Figure 2.
Changes in Lightness (L*), a* and b* value by time of exposure. [Baseline: control values (undyed specimens) at each ageing step].
JCS-34-129_F2.jpg
The K/S value of the samples were calculated from the reflectance (%) between the wavelength 400 nm and 700 nm (Figure 3). λmax (absorption maxima) values were found at 530 nm in safflower dyed samples, 440 nm in gardenia fruits dyed samples, and 640 nm in indigo dyed samples, indicating the presence of the major colorants of each dyestuffs. In safflower dyed samples, the λmax at 530 nm almost disappeared by the 40 hrs, and the color value of the sample was almost lost at 160 hrs. This implies that the ageing of dye molecules (or the bond between the dye molecules and surface) were accelerated from the 40 hrs, and the most of them were degraded by 80 hrs; however the loss of major colorants does not immediately affect the loss of shade. A similar tendency was shown in gardenia fruits dyed samples: the value of λmax peak were retarded from ageing 40 hrs, and then lost the color value from 320 hrs. However, in indigo dyed samples, only a small amount of decrement occurred in the color values throughout the ageing process.
Figure 3.
Changes in K/S values of the samples (at λmax) by time. (Baseline: control values at each ageing step).
JCS-34-129_F3.jpg

3.2 Detection of dye compounds by TOF-SIMS Method

Controls and photo-aged samples were examined with TOF-SIMS to obtain their mass spectrums (Figure 4). The spectrum data were reprocessed using MATLAB. First, the peaks lists of each samples were extracted, then the samples of each ageing level were compared to rule out the background information. The intensity value of each characteristic peaks by time of ageing were recorded. In the controls, most of the peaks were observed within 0-200 m/z, and no significant changes over the level of ageing was appeared.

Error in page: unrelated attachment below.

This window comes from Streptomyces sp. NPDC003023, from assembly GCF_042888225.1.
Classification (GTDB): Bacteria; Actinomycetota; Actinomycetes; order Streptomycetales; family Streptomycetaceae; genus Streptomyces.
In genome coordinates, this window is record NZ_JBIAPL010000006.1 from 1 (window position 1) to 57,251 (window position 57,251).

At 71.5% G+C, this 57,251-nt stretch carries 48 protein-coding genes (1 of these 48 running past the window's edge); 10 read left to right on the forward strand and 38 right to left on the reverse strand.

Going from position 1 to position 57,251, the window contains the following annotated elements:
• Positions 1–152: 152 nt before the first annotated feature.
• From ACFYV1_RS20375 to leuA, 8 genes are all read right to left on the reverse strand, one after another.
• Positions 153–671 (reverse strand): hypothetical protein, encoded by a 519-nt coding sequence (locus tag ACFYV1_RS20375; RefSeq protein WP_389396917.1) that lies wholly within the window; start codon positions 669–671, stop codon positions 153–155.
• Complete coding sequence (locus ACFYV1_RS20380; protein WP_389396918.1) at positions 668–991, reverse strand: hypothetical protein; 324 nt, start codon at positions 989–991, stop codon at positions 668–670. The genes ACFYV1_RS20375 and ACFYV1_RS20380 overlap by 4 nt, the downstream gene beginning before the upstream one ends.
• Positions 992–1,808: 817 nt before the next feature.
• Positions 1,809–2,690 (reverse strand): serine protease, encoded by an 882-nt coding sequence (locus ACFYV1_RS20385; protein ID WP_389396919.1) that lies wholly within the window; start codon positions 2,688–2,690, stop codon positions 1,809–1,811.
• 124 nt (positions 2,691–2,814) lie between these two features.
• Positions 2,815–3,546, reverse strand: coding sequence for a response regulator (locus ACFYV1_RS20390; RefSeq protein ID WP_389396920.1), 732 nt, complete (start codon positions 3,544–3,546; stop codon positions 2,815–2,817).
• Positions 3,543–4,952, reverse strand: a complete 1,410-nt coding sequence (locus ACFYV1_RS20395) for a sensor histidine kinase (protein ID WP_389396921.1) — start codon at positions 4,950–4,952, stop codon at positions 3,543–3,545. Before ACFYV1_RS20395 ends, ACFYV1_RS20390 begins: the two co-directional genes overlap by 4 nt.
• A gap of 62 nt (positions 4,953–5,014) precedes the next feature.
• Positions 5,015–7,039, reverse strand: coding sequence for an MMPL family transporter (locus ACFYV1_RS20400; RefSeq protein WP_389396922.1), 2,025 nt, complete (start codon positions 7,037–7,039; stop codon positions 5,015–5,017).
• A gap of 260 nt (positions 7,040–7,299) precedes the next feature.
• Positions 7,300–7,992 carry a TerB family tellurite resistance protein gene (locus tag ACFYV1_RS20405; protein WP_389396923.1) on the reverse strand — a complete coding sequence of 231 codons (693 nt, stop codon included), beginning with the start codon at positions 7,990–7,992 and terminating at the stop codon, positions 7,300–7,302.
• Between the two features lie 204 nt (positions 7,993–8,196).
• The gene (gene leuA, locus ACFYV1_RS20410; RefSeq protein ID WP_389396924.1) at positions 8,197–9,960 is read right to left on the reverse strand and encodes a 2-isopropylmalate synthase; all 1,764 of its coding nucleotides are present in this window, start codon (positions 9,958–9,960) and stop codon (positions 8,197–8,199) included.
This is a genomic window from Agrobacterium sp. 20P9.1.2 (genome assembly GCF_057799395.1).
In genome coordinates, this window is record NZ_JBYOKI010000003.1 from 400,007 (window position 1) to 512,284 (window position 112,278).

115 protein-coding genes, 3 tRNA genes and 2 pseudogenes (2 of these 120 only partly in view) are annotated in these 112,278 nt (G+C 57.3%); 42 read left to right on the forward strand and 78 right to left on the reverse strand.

Figure 4.
Molecular and fragment ions detected from the photo-aged samples.
JCS-34-129_F4.jpg
From the aging samples, some peaks relative to the molecular ions ([M+H]+) and the characteristic fragmentation of each molecules were observed. A strong peak relevant to the Al mordant was observed at m/z 27 in all samples. In the safflower and gardenia fruits dyed samples, the molecular ion ([M+H]+) of carthamin and crocin were not observed from the beginning. This is consistent to the result of Lee et al.(2008), where the mass spectra of the reference molecules of carthamin and crocin were not detected (Lee et al., 2008). Thus, this is independent from the visual loss of color. But it may have been caused from a few reasons: the expected m/z value of carthamin and crocin is near 1000 (±100 ppm), thus might not have appeared within the range. carthamin has greater affinity to cellulose fibers than to protein fibers, thus it would be appropriate to be searched in a negative ion area: in which deprotonated molecules of carthamin were detected at [M-H] (-) m/z 953 in electrospray negative-ion mode (Sato et al., 2003). Also, in all samples the peaks above m/z 600 were not well observed, implying that this might have been caused from the poor ionization, as no substrate was applied to minimize the sample damage. Unfortunately, a further examination to clarify the reason could not be done due to the limited time and resources.